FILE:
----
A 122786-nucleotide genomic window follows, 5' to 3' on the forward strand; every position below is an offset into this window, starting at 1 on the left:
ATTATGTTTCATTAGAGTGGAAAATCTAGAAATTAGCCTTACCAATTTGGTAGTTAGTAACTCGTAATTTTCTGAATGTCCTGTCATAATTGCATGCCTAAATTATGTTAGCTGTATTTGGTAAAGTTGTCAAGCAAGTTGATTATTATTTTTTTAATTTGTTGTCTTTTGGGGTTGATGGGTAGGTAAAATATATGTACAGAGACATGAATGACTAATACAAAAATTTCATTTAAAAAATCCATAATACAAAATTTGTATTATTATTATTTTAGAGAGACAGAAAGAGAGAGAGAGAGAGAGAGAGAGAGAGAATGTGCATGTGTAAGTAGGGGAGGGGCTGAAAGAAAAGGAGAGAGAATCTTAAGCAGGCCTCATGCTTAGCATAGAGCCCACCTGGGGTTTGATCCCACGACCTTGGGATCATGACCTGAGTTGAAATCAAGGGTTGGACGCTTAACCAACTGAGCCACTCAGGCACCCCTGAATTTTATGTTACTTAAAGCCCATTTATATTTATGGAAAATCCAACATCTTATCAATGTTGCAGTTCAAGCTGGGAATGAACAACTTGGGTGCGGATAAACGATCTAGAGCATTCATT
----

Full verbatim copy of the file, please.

A 122786-nucleotide genomic window follows, 5' to 3' on the forward strand; every position below is an offset into this window, starting at 1 on the left:
ATTATGTTTCATTAGAGTGGAAAATCTAGAAATTAGCCTTACCAATTTGGTAGTTAGTAACTCGTAATTTTCTGAATGTCCTGTCATAATTGCATGCCTAAATTATGTTAGCTGTATTTGGTAAAGTTGTCAAGCAAGTTGATTATTATTTTTTTAATTTGTTGTCTTTTGGGGTTGATGGGTAGGTAAAATATATGTACAGAGACATGAATGACTAATACAAAAATTTCATTTAAAAAATCCATAATACAAAATTTGTATTATTATTATTTTAGAGAGACAGAAAGAGAGAGAGAGAGAGAGAGAGAGAGAGAATGTGCATGTGTAAGTAGGGGAGGGGCTGAAAGAAAAGGAGAGAGAATCTTAAGCAGGCCTCATGCTTAGCATAGAGCCCACCTGGGGTTTGATCCCACGACCTTGGGATCATGACCTGAGTTGAAATCAAGGGTTGGACGCTTAACCAACTGAGCCACTCAGGCACCCCTGAATTTTATGTTACTTAAAGCCCATTTATATTTATGGAAAATCCAACATCTTATCAATGTTGCAGTTCAAGCTGGGAATGAACAACTTGGGTGCGGATAAACGATCTAGAGCATTCATT